Tuesday, May 1, 2018

Why Independence is Essential for Young Women

People often comment about how independent I am, which is funny because my personality is probably the farthest thing from “independent,” ever. I’m prone to fear, I’m not the toughest person physically, I don’t like talking on the phone to people I don’t know, and I’m not even good at math.

I moved out of my parent’s house when I was nineteen, but not because I wanted to. It was because my health required a drastic change of environment. As difficult as the move was, it gave me push I needed to become more self-sufficient and to take on more adventures. I’m still probably the farthest person from independent, but I am a stubborn spirit, and strengthening that stubborn spirit through independence has been one of the best things that’s ever happened to me.

Here’s some of the ways my opportunity for independence has shaped me, and why I've grown to believe self-sufficiency is essential for young women.

1) Being Independent Helps Stabilize Crazy Growing Periods

Your late teens and early twenties will be one of the biggest growing periods of your life. You’ll change more now than you ever have before. So much change may create the perfect environment for emotional crisis, but not accepting that change can be dangerous, too. By picking up some physical independence, you’ll be able to stabilize that crisis stage, while still hanging onto the healthy adjustment that it is.
You’ll begin forming your own opinions, searching out the truth, and determining where you’ll take the rest of your life. You’ll better be able to determine that with some extra independence, too. While horizons are expanding so much in your mind, let them expand just as much in your physical world. Take on some new basic tasks to keep up with your head.

2) Independence Shapes you into an Individual Person

Older women are right when they tell you that time to mature alone is essential. Learning to pay your own bills, do your own taxes, manage a budget, manage your time, build and use credit, and handle insurance companies are seriously so imperative. Not only will they teach you about life, but they’ll also teach you about who you are. There’s nothing better than a money crisis to teach you about your own resilience. Relying always on parents or a husband to do these things for you isn’t healthy, and it isn’t what’s best for you long-term. You’ll need many of these skills in the future, whether or not you want to accept it. So, give yourself the chance to embrace them.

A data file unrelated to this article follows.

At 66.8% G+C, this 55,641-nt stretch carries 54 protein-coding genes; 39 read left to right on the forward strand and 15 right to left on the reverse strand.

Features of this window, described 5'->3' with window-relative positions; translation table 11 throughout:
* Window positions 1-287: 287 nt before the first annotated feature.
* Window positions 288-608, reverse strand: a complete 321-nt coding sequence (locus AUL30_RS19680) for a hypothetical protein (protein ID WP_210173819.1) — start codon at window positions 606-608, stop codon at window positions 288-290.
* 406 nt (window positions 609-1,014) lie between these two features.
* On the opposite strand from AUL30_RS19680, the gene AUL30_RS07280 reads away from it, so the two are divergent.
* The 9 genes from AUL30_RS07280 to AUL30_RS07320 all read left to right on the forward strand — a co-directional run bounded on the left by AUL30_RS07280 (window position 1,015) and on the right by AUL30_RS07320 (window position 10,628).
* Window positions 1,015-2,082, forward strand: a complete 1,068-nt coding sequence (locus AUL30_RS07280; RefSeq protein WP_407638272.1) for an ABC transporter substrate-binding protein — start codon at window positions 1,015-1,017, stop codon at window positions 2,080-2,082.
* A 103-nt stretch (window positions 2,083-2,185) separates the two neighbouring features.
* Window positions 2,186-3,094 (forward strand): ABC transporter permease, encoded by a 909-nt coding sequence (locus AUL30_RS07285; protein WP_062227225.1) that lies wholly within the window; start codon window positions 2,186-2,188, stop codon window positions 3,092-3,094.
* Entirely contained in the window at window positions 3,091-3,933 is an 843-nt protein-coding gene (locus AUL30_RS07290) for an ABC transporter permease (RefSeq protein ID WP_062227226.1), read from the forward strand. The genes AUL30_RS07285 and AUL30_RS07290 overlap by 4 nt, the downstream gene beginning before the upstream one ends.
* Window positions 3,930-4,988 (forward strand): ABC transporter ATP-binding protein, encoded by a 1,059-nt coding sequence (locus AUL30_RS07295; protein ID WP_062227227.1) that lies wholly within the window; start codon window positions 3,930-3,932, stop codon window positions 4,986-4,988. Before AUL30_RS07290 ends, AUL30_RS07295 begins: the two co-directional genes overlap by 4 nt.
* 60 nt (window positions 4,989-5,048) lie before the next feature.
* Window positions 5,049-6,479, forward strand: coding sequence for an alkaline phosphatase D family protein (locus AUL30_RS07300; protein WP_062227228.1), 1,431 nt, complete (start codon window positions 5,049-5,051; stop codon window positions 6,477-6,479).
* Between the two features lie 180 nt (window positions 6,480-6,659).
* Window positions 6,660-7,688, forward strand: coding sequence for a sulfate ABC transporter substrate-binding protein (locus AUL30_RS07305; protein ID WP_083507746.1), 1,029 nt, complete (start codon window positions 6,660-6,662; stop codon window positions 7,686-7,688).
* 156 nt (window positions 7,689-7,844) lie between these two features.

3) Independence Gives you the Best Opportunities to Build into Others

My roommate and I have talked about this a few times. We both get called in so often to babysit for friends and family, and we have the freedom to drive a couple of states, or fly to another country to spend time with friends. I often am able to show up when a friend is in need, or when a parent needs a little extra independence of their own, and it's been such a joy to be able to do that.

4) It Might Keep you from Marrying the Wrong Person
There are good and bad marriages inside and outside of the independence spectrum, so obviously don’t live by this. However, I can imagine that simple knowledge about the world, and a little confidence in your own decisions could keep you from marrying someone who wants to blindly control you. If you know how to handle finances, you’ll know whether or not your husband is smart with his resources. If you’re confident in your own decisions, you probably won’t date or marry someone who wants to control them for you.

5) You’ll be Braver